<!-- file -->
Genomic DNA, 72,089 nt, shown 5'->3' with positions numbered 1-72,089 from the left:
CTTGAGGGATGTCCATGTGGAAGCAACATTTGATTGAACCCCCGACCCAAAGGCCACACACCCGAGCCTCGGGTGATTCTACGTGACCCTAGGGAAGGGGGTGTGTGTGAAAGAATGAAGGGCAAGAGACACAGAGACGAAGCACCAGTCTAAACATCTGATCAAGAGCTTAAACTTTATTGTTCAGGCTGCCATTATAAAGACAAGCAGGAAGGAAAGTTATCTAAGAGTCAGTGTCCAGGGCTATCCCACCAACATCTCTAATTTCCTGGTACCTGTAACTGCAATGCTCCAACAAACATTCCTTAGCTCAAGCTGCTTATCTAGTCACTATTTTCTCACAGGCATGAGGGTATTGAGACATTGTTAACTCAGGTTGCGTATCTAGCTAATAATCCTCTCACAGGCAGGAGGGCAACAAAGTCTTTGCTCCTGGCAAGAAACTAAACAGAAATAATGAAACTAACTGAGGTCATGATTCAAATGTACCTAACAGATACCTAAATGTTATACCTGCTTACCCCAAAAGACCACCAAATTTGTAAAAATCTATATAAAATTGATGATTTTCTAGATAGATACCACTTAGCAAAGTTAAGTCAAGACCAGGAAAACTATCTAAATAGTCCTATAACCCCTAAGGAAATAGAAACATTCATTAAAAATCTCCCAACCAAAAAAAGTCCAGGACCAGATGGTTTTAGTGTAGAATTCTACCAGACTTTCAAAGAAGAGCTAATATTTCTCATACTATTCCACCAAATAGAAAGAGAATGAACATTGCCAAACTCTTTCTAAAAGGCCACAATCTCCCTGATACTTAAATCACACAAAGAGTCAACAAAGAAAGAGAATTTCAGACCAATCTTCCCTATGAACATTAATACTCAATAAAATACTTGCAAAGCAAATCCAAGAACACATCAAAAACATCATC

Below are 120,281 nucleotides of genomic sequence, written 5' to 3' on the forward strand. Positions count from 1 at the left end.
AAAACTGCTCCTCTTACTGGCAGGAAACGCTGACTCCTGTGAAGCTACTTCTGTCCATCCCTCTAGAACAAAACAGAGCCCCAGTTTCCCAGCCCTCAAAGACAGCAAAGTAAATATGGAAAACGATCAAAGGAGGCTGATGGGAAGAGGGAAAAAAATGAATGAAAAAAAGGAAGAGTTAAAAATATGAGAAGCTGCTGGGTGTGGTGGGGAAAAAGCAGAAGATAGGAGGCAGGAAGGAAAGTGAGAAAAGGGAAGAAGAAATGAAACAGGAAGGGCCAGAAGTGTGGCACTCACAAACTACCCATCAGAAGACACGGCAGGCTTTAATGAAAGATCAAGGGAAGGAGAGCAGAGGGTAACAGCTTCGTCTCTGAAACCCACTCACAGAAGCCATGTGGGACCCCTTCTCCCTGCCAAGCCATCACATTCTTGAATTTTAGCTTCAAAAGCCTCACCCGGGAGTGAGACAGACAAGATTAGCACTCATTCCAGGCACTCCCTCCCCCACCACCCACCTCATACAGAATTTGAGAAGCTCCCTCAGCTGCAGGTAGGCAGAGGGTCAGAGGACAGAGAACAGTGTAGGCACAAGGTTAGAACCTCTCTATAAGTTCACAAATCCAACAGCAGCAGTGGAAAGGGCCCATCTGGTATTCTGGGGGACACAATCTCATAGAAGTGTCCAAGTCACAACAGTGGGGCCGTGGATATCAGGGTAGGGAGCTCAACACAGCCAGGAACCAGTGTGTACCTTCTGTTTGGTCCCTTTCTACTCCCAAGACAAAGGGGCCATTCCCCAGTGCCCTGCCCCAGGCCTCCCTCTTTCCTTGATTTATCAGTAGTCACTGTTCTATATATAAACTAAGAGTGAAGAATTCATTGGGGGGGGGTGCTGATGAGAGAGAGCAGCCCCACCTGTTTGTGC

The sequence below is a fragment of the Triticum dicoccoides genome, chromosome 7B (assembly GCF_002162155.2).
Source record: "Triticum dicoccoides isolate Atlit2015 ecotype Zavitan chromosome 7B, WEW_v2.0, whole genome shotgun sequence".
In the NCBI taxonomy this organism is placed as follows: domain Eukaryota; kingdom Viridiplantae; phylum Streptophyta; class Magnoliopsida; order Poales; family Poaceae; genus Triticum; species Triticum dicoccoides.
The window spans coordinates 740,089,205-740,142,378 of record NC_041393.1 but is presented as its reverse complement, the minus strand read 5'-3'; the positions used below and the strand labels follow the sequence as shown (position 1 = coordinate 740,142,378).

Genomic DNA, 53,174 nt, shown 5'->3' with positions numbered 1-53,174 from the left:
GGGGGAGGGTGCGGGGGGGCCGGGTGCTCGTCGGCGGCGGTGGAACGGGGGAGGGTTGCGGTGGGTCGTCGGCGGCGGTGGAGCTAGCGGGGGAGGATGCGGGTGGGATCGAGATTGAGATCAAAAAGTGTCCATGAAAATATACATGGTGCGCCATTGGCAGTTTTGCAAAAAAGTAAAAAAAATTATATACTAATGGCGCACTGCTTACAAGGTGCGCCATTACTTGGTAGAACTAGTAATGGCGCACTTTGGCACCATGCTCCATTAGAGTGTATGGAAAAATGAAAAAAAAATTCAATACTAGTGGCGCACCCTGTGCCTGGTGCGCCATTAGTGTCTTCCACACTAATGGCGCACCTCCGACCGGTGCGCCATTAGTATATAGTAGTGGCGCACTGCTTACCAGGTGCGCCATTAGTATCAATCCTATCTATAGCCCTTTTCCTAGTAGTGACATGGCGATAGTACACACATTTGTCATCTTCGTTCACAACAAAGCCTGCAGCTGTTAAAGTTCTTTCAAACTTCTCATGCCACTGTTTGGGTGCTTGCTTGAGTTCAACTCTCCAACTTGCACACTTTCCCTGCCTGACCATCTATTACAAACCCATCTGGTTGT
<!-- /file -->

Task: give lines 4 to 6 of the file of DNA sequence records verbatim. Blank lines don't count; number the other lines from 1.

AAAACTGCTCCTCTTACTGGCAGGAAACGCTGACTCCTGTGAAGCTACTTCTGTCCATCCCTCTAGAACAAAACAGAGCCCCAGTTTCCCAGCCCTCAAAGACAGCAAAGTAAATATGGAAAACGATCAAAGGAGGCTGATGGGAAGAGGGAAAAAAATGAATGAAAAAAAGGAAGAGTTAAAAATATGAGAAGCTGCTGGGTGTGGTGGGGAAAAAGCAGAAGATAGGAGGCAGGAAGGAAAGTGAGAAAAGGGAAGAAGAAATGAAACAGGAAGGGCCAGAAGTGTGGCACTCACAAACTACCCATCAGAAGACACGGCAGGCTTTAATGAAAGATCAAGGGAAGGAGAGCAGAGGGTAACAGCTTCGTCTCTGAAACCCACTCACAGAAGCCATGTGGGACCCCTTCTCCCTGCCAAGCCATCACATTCTTGAATTTTAGCTTCAAAAGCCTCACCCGGGAGTGAGACAGACAAGATTAGCACTCATTCCAGGCACTCCCTCCCCCACCACCCACCTCATACAGAATTTGAGAAGCTCCCTCAGCTGCAGGTAGGCAGAGGGTCAGAGGACAGAGAACAGTGTAGGCACAAGGTTAGAACCTCTCTATAAGTTCACAAATCCAACAGCAGCAGTGGAAAGGGCCCATCTGGTATTCTGGGGGACACAATCTCATAGAAGTGTCCAAGTCACAACAGTGGGGCCGTGGATATCAGGGTAGGGAGCTCAACACAGCCAGGAACCAGTGTGTACCTTCTGTTTGGTCCCTTTCTACTCCCAAGACAAAGGGGCCATTCCCCAGTGCCCTGCCCCAGGCCTCCCTCTTTCCTTGATTTATCAGTAGTCACTGTTCTATATATAAACTAAGAGTGAAGAATTCATTGGGGGGGGGTGCTGATGAGAGAGAGCAGCCCCACCTGTTTGTGC

The sequence below is a fragment of the Triticum dicoccoides genome, chromosome 7B (assembly GCF_002162155.2).
Source record: "Triticum dicoccoides isolate Atlit2015 ecotype Zavitan chromosome 7B, WEW_v2.0, whole genome shotgun sequence".